Searching over 5,500,000 cases.

Buy This Entire Record For $7.95

Download the entire decision to receive the complete text, official citation,
docket number, dissents and concurrences, and footnotes for this case.

Learn more about what you receive with purchase of this case.

Drury Properties, LLC v. Flora

United States District Court, E.D. Kentucky, Central Division, Lexington

August 22, 2017

GARY FLORA, individually and as executor of the Florence Flora and Melvin Owen Flora estates and as trustee of the Melvin Owen Flora Testamentary Trust, Defendants.



         This matter is before the Court on the defendant's motion to dismiss (DE 8) for lack of subject matter jurisdiction. The issue on this motion is whether plaintiff Drury Properties, LLC has sufficiently proved that Donald Drury, its sole member at the time the complaint was filed, changed his domicile from Kentucky to Florida in 2013. Because Drury Properties has not met its burden of proof, the motion to dismiss must be granted.

         The root of this matter is a dispute between the heirs of the late Melvin and Florence Flora. The Floras had three children: sons Gary and Bobby and daughter Barbara Flora Drury, who is now deceased. Gary is the executor of his parents' estates and is the trustee of the testamentary trust established by his father.

         The attempt to settle Melvin and Florence's estates has spawned multiple lawsuits in state court involving Gary, as executor, and certain of his sister Barbara's heirs. One of those suits made its way to the Kentucky Supreme Court, which noted the “incredibly complicated factual pattern” of the dispute and summarized the background as follows:

Melvin O. Flora (“Melvin Sr.”) and his wife, Florence Flora, were the parents of three children-sons, Gary and Bobby, and daughter, Barbara Drury. Each executed separate Wills, with Melvin Sr. leaving all his property to his wife Florence. He died in July 2009. Florence had a Will and two subsequent Codicils. Her Will divided her estate evenly among her three children. In addition, Florence's Codicils provided for the division of the family farms with each of her three children receiving certain identified tracts. However, before her death and about a year after her husband died, Florence suffered a debilitating stroke. Not long after her stroke, on November 16, 2010, Florence executed several documents conveying all of her property to her daughter Barbara. One of the documents Florence executed was a Trust which revoked her Last Will and Codicils. Florence also signed several deeds of conveyance transferring all of the family farms to Barbara. Leslie Dean, the wife of Florence's grandson, Melvin, who is also the daughter-in-law of Barbara, is a Kentucky lawyer [and is plaintiff's lawyer in this federal case]. She was the individual who prepared these documents and counseled Florence to sign. As a result, Melvin and Leslie stood to eventually inherit all of Florence's estate, thereby excluding Florence's sons, Gary and Bobby, Barbara's brothers. Needless to say, this did not bode well for family harmony and good will.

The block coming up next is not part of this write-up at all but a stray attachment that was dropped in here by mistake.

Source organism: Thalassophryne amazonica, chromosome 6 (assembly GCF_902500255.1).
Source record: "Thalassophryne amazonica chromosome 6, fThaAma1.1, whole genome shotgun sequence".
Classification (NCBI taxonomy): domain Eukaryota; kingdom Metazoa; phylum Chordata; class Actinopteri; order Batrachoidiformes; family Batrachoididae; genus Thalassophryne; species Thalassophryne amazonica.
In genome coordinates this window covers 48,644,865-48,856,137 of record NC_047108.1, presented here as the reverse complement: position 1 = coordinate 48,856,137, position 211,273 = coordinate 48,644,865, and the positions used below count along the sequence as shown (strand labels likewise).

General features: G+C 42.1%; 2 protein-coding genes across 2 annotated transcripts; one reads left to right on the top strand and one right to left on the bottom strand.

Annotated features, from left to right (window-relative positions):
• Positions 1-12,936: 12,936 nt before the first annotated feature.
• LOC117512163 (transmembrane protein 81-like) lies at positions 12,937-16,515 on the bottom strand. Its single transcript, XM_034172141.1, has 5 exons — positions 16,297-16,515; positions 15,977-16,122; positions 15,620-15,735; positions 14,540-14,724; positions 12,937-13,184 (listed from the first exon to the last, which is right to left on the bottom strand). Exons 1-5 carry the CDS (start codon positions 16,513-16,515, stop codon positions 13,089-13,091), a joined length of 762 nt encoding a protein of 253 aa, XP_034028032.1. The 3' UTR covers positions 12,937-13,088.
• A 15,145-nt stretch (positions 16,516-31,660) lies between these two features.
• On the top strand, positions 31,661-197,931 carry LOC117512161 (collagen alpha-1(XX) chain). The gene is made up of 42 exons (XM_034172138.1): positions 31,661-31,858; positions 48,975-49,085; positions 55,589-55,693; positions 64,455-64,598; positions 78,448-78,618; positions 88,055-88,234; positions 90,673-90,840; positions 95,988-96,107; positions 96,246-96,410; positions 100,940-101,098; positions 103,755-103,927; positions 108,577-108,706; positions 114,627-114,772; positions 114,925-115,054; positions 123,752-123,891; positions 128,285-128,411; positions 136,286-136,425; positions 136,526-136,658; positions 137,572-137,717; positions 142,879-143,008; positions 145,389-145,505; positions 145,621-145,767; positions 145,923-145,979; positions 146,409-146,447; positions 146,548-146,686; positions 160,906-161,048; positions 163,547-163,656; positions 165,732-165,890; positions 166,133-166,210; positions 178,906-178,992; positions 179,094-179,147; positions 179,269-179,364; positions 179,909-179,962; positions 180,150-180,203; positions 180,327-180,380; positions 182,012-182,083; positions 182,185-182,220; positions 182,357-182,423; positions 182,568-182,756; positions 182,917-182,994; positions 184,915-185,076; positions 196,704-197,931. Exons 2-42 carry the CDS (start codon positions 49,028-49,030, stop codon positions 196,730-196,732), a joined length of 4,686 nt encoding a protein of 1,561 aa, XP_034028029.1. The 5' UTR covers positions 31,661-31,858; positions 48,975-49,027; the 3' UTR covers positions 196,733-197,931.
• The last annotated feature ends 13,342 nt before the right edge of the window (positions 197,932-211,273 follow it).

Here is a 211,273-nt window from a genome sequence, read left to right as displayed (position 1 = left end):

Drury v. Isaacs, No. 2013-SC-000815-MR, 2014 WL 7238385, at *1 (Ky. Dec. 18, 2014)

         Eventually, the Woodford District Court determined that Florence was not of sound mind at the time that she executed the trust document drafted by Dean, who was Florence's daughter-in-law and is also the plaintiff's attorney in this case. Again, that document purported to revoke Florence's last will and codicils. It also named Florence's grandson, Melvin (“Melvin K.”) - attorney Dean's husband - as the estate administrator. Id. at *2. Florence's will and codicils were admitted to probate and, as provided in the will, Gary was appointed executor of Florence's estate. Id. It appears that neither Melvin Sr.'s nor Florence's estate has been settled and that both actions remain pending in probate court in Woodford County.